4. I had a strong dislike (hatred, maybe?) of cops in my youth, but I’ve let that go. As long as they remain a moderate amount of courtesy towards me, then we get along. I do get upset if they’re dicks or lecture me about my life, but that hasn’t really happened in awhile.

  5. These two encounters are a far stretch from reflecting positively on Johnny Law.

    Good press for Johnny Law in my opinion would be police officers confronting and/or correcting fellow belligerent officers in favor of law abiding, second amendment citizens during law enforcement encounters.

    God forbid Johnny Law protect the law abiding from someone infringing on their rights, Police Officers included.

    • While it’s nice to hear about an encounter with a cop that doesn’t end horribly for someone, I think I agree with this sentiment. Essentially, all these two officers did was do their job relatively efficiently. That shouldn’t be celebrated, it should be expected. We’ll know we’ve turned a corner when, as you said, good cops are actually policing their own and shutting down the “bad apples” (a phrase I really dislike because it’s so dismissive and cavalier) without being forced, kicking and screaming, to do so. Sure, it’s great that the majority of police aren’t abusive assholes, and we should acknowledge that as often as possible, but as long as they tolerate the abusive assholes in their ranks, they’re not quite “good cops” in my book.

      • I do expect professionalism from cops, but these were noteworthy in that in both cases there was a positive acknowledgement of support for the 2nd Amendment. I’ve been pulled over more than twice in my life, and I cannot think of a cop who was rude.

        • I guess an ataboy is a good acknowledgement of our second amendment rights in two instances, which is far from an accepted standard of professionalism, it should be the standard. Especially when the negative reaction in this case is a thug pointing a gun at you with no legal recourse but to pray he took his meds, or just have your hands at 10 and 2 while he fades you to darkness.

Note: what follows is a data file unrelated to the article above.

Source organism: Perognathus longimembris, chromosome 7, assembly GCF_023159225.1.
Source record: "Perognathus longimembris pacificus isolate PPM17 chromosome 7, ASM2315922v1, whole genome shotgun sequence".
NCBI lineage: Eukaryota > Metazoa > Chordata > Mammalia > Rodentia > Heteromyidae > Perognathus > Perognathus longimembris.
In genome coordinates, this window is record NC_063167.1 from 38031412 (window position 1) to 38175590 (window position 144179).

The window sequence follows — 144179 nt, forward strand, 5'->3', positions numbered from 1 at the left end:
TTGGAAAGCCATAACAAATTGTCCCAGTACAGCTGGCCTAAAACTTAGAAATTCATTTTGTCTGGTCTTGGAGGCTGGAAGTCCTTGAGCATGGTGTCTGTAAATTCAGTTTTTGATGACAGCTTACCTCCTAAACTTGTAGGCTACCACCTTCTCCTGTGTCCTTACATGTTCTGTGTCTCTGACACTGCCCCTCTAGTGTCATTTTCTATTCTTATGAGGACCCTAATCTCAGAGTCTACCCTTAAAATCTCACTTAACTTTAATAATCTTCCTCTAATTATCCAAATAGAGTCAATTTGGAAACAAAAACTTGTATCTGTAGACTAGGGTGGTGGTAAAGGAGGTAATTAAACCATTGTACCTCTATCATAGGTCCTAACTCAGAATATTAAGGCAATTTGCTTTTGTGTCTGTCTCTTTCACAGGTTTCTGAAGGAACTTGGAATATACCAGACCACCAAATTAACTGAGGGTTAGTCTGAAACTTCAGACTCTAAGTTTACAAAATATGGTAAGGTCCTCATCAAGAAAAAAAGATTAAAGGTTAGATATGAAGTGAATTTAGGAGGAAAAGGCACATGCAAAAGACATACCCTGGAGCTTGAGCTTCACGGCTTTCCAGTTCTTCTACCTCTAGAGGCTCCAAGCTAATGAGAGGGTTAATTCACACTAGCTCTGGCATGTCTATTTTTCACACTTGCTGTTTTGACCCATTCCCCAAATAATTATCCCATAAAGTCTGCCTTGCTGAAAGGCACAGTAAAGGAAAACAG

6. Excellent story. I’m more than a little tired of hearing the rash of cop bashing since Ferguson.

  7. Ha! My first Karate’ instructor, Bob Yarnall, had been a STL city cop and then became the “chief” of Bella Villa. I put that in quotes because the chief was the only full-time cop in the municipality. Ironic that it is only a stone’s throw from Ferguson.

  8. all 5 times I have been pulled over in Missouri, cops didn’t write me a tix and only gave me warnings. So much for DWB since these all occurred in predominantly white areas. Driving in Indianapolis once (alas, not on my way to see Shannon at work), I did get a tix for speeding, but the cop didn’t care about my .357 magnum.

    I find most cops are cool with you if you are cool with them. Just say yes sir or no sir, hands on the wheel tell them what you plan to do, and things should go well (unless you are a black guy in South Carolina and there is a dash cam). . . . cops do want to go home to their families at end of shift. . . make sure you telegraph you appreciate that little fact and the encounter should turn out fine

    • “(alas, not on my way to see Shannon at work),”

      Should have read –

      “(alas, not on my way to see Shannon at home),”

      Anyways, on getting pulled over –

      A cop I met in a non-LE capacity gave a few tips on getting pulled over. At night, the very FIRST thing to do is switch on the interior dome light. As in the first 2 seconds. And when your hand comes off the switch, put it on the steering wheel at 2 o’clock. He told me with those two things it lowers the stress level of the cop a huge amount.

      • Indeed – my stepdad was a railroad detective, but h made it clear that it was very easy to not get your ass kicked by the police. Yes sir, no sir, hands where they can be seen at all times, no sudden move. No smart assery.

        For me, it works. That said, I did not have a bad attitude towards cops. I have a little one now, but mostly I am disappointed at how many idiots have a badge, not towards cops in general.

        • 100%
          I’m the kid on the bench impressing my friends by asking the lone policeman who ostensibly pulled up just to say hi “hey, do you guys get training in being smart arses?” (i thought it was a reasonable enquiry…) rather than “excuse us officer, but can we help you or do you have a reason for stopping to talk to us, and do we need to understand we have a right to remain silent before we speak to you?”

          And 100% again; is there not anywhere in the world with a minimum education requirement for employment as a bailiff of the state?!

    • Not taking anything away from your charm factor, but c’mon…

      I’m trying to remember any Officer of the Court that I know who ever got a ticket for anything in the STL. I’m coming up dry. Sure, they’ll take you for an .015 DWI, or being reeeeaaaaallllyyy high, but a less-than-40- mph-over speeding ticket? They know you’ll pick up the phone and it will be a parking cite in 5 minutes.

  9. Your only mistake was speeding in Rock Hill… They will nail you for doing two mph over on Manchester, seriously.

  10. I got a ticket on Manchester in Rock Hill too. 30 mph zone, what BS. My driver’s license used to state CCW in big red letters. Handed it to cops twice, they never even asked if I was carrying. Most cops are fine.